Friday, August 4, 2023

Book Review for A Bakery in Paris by Aimie K. Runyan

 A Bakery in Paris by Aimie K. Runyan

Publication August 1, 2023

Genre:  Historical Fiction, WWII, 19th Century


Taken from Goodreads:  From the author of The School for German Brides, this captivating historical novel set in nineteenth-century and post-World War II Paris follows two fierce women of the same family, generations apart, who find that their futures lie in the four walls of a simple bakery in a tiny corner of Montmartre.

1870: The Prussians are at the city gates, intent to starve Paris into submission. Lisette Vigneau--headstrong, willful, and often ignored by her wealthy parents--awaits the outcome of the war from her parents' grand home in the Place Royale in the very heart of the city. When an excursion throws her into the path of a revolutionary National Guardsman, Th
eodore Fournier, her destiny is forever changed. She gives up her life of luxury to join in the fight for a Paris of the People. She opens a small bakery with the hopes of being a vital boon to the impoverished neighborhood in its hour of need. When the city falls into famine, and then rebellion, her resolve to give up the comforts of her past life is sorely tested.

1946: Nineteen-year-old Micheline Chartier is coping with the loss of her father and the disappearance of her mother during the war. In their absence, she is charged with the raising of her two younger sisters. At the hand of a well-meaning neighbor, Micheline finds herself enrolled in a prestigious baking academy with her entire life mapped out for her. Feeling trapped and desperately unequal to the task of raising two young girls, she becomes obsessed with finding her mother. Her classmate at the academy, Laurent Tanet, may be the only one capable of helping Micheline move on from the past and begin creating a future for herself.

Both women must grapple with loss, learn to accept love, and face impossible choices armed with little more than their courage and a belief that a bit of flour, yeast, sugar, and love can bring about a revolution of their own.

My Thoughts:  I could not stop reading A Bakery in Paris.  Ask me which timeline is my favorite and I would not be able to make that choice.   In 1870, Lisette is living her privileged life, when her eyes are opened after making a trip to find groceries her entire world changes.   In 1946 Micheline is left to raise her two young sisters while she is still so young herself.   Their lives could not be more different, but the bakery ties them together.  Both young women have amazing baking talents and use those talents to not only feed themselves but also feed those around them. 

 Aimie K. Runyan wrote a book not only of war but of love, family, friendships, and hardships.   Both women showed their true strengths and grit in a time when nothing was easy.   I felt like I was enjoying every bakery treat that Paris has to offer as I traveled through this book.  I love that the recipes that Lisette used in 1870 were still used by her great-granddaughter in 1946.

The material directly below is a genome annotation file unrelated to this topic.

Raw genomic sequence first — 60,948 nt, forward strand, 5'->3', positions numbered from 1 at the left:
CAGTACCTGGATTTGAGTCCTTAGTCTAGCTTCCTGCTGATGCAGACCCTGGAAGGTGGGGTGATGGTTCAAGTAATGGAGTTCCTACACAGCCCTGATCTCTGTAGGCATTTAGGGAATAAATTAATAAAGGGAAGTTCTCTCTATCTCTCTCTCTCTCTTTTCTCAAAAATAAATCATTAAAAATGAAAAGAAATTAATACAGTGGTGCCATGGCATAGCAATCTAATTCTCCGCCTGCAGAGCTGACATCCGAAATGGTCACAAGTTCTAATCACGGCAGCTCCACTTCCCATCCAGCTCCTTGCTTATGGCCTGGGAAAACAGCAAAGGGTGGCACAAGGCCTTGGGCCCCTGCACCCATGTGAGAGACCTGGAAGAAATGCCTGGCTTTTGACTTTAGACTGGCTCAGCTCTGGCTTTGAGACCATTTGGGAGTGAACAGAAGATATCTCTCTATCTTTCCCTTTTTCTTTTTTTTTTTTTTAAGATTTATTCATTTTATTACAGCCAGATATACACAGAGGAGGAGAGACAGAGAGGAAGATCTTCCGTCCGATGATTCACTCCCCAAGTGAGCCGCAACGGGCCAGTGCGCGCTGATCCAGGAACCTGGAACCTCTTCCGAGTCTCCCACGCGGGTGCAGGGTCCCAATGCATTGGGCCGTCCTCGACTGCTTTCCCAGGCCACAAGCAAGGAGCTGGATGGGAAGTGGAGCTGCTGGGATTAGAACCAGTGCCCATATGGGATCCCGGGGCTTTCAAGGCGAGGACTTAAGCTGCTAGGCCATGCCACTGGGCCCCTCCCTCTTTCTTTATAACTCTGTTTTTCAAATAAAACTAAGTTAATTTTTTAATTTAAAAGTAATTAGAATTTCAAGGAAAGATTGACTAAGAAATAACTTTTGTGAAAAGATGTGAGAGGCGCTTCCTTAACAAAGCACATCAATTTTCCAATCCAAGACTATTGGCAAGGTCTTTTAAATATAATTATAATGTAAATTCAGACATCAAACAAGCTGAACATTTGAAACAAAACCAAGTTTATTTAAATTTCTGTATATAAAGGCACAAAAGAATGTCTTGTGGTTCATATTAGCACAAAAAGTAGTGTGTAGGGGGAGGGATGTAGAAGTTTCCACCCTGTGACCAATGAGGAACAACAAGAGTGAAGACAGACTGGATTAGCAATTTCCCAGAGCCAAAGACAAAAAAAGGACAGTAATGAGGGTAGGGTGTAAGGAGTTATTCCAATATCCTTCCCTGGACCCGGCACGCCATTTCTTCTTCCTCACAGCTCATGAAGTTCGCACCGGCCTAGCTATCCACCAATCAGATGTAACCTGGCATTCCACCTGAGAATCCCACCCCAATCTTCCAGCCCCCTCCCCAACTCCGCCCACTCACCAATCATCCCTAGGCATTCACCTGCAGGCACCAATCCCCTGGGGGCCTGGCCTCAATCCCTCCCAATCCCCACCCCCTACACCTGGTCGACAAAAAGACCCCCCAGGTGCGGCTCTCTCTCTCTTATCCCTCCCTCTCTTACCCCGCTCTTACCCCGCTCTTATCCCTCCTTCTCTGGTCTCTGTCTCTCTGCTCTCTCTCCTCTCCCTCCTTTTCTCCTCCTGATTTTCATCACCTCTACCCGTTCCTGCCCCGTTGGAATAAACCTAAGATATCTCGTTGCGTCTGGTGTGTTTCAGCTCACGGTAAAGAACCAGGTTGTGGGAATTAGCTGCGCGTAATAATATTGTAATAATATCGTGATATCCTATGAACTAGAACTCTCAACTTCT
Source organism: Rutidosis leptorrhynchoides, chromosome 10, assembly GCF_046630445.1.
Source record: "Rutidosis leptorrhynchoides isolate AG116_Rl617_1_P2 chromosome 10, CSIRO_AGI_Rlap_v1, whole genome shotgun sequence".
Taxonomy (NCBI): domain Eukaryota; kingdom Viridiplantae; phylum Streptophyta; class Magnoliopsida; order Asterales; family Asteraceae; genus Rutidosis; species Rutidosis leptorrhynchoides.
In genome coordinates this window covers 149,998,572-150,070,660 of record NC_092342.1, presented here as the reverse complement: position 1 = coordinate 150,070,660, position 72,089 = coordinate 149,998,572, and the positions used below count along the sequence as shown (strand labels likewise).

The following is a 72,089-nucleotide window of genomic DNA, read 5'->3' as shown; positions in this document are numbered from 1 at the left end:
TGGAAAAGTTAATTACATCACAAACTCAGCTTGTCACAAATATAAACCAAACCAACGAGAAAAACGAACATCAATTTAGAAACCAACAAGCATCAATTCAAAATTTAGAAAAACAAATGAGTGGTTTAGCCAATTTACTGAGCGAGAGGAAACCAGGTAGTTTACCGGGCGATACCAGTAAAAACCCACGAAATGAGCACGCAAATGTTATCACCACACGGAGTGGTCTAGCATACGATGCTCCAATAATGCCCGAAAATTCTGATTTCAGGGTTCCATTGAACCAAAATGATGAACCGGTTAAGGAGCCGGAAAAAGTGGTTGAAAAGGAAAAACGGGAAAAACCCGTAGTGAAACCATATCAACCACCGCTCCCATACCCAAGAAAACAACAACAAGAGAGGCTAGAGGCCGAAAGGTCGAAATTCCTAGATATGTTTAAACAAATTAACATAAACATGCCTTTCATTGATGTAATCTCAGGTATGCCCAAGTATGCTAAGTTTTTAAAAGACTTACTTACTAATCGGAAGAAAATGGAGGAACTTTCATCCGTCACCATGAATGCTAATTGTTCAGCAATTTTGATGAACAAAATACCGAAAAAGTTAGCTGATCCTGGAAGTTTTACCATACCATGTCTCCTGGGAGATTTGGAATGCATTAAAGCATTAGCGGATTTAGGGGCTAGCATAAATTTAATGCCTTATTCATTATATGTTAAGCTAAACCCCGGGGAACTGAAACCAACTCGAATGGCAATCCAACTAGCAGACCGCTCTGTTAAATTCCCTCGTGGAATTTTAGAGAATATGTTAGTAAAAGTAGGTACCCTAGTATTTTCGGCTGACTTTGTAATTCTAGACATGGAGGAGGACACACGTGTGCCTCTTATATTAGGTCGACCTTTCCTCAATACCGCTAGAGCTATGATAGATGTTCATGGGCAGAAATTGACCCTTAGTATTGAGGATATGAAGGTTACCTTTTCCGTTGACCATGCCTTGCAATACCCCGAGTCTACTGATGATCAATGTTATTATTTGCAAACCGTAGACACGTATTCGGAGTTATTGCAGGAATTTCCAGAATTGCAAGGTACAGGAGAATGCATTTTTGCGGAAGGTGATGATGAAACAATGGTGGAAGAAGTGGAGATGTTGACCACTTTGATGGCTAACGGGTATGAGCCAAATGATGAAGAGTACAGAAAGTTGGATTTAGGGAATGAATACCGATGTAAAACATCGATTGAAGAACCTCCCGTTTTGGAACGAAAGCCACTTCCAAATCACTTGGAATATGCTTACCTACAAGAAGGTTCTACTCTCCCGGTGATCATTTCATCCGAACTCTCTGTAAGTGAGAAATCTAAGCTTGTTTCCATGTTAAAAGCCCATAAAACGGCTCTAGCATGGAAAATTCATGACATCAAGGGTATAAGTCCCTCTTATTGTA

Thank you William Morrow for a copy of the book in exchange for my honest review.

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Meet Aimie K Runyan  (Taken from her website):
 From even my earliest years, I loved jotting down stories and really, really bad poetry. I dabbled in the world of the short story for a long time, until I finally sat down one fateful February day and decided that my beloved short story, “Days of Plenty” deserved to become a novel. I felt (and feel) it was a story the world needed to hear. More importantly, I knew that after thirty-three years of life, seven years of marriage, and two children, I finally had the life experience to tell it. Thus, Promised to the Crown was born.

Since Promised, and its little sister Duty to the Crown, I’ve moved forward in time. Daughters of the Night Sky was a complete departure from my earlier works, but the stories of the long-forgotten female pilots on the Russian front in World War Two deserved to be told. Girls on the Line, the story of the intrepid women who served as phone operators in World War One was another story I was thrilled to bring to the page. Ruby remains one of my favorite heroines. My subsequent novels, Across the Winding River and The School for German Brides largely delve into the personal nature of war and the people who are forever changed by it.

I am also thrilled to be moving into contemporary fiction in the near future. My upcoming novel, The Memory of Lavender and Sage, set in the lush hillsides of Provence, explores the life of Tempeste Luddington, unmoored after the death of her father. She seeks out her purpose in the small village of Sainte Colombe where her mother was raised. Along the way, she learns some shocking truths about her mother’s past…and herself. Delving into the emotionally-charged world of Women’s Fiction is a challenge I am so excited to undertake. I hope to create vibrant characters, lush settings, and heartwarming dramas that will transport the reader to a different place. Consider it “Virtual Vacation Fiction”.

Before transitioning to full time writing, I taught French to high schoolers, with occasional stints into English, Public Speaking, and Competitive Forensics. When I’m not writing or wrangling my wayward kiddos, I enjoy hiking, baking, sewing (especially costumes), music (especially live), theater, movies, and all things sacred unto Nerd Culture.

I’m proud to be a member of the Tall Poppy Writers, Rocky Mountain Fiction Writers, Pikes Peak Writers, and the Women’s Fictions Writers Association.







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